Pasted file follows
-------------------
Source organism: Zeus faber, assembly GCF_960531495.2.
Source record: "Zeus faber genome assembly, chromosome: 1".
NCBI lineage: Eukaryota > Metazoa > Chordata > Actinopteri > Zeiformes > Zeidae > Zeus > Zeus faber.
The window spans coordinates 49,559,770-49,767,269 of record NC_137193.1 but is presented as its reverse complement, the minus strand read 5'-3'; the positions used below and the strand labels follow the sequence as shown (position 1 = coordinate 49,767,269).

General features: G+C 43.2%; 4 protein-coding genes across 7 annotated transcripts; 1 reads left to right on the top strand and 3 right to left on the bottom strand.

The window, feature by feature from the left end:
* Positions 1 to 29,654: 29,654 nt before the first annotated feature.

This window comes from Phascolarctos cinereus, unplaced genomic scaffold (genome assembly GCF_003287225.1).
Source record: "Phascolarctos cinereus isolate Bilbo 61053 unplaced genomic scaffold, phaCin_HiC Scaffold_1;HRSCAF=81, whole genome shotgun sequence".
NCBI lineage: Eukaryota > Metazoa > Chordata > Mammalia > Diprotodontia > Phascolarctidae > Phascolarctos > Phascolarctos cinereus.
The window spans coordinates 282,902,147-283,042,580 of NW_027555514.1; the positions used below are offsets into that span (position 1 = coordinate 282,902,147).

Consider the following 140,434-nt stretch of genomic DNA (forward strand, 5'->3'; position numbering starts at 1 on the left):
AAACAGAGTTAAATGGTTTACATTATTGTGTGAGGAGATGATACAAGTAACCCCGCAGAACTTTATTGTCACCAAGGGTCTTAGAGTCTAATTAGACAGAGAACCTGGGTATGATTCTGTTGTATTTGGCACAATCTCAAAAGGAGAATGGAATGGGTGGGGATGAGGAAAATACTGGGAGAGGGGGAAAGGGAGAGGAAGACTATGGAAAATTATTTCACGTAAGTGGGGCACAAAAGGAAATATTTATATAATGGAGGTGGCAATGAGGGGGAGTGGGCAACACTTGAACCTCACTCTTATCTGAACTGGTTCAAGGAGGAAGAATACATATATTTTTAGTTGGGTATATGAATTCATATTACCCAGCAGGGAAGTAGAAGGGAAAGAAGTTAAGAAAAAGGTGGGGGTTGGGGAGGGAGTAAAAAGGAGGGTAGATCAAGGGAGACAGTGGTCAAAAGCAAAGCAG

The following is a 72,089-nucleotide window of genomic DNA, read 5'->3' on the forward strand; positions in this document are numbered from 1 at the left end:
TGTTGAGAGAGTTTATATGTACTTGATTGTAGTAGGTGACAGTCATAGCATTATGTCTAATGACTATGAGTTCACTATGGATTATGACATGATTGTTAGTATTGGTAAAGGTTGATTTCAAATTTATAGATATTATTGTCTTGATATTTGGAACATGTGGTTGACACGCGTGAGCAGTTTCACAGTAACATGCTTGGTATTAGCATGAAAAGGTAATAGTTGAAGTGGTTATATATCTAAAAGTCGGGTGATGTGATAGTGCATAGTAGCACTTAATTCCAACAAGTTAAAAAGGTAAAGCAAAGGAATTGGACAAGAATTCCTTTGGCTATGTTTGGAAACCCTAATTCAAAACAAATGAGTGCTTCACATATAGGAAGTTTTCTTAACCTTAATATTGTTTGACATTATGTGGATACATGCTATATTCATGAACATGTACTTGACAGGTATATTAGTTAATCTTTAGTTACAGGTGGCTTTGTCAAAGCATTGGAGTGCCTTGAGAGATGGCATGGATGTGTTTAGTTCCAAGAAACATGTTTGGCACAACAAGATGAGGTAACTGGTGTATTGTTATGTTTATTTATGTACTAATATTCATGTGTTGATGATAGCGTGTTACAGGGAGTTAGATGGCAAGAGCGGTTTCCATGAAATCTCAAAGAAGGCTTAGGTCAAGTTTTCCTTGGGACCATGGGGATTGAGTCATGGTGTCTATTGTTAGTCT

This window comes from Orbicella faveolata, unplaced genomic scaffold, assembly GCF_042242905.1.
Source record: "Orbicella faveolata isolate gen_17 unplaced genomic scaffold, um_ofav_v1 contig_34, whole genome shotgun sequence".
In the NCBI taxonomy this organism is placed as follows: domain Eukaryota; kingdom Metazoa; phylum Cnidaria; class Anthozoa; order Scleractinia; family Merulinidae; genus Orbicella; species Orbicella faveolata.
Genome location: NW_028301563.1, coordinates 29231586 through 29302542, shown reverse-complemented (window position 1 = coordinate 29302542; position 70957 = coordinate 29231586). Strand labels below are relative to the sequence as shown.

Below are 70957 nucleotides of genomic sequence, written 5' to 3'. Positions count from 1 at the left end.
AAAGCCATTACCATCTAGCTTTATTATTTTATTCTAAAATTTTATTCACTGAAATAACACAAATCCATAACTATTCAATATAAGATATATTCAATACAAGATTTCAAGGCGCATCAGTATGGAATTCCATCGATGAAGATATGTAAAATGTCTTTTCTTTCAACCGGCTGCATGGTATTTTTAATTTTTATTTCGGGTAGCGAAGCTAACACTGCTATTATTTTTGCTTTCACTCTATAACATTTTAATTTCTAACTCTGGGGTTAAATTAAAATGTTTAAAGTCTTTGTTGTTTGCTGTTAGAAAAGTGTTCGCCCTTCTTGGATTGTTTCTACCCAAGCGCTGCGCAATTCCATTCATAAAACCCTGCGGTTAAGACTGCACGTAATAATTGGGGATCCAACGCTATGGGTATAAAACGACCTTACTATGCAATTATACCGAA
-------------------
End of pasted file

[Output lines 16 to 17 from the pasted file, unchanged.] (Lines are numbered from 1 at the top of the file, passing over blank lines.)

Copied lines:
This window comes from Orbicella faveolata, unplaced genomic scaffold, assembly GCF_042242905.1.
Source record: "Orbicella faveolata isolate gen_17 unplaced genomic scaffold, um_ofav_v1 contig_34, whole genome shotgun sequence".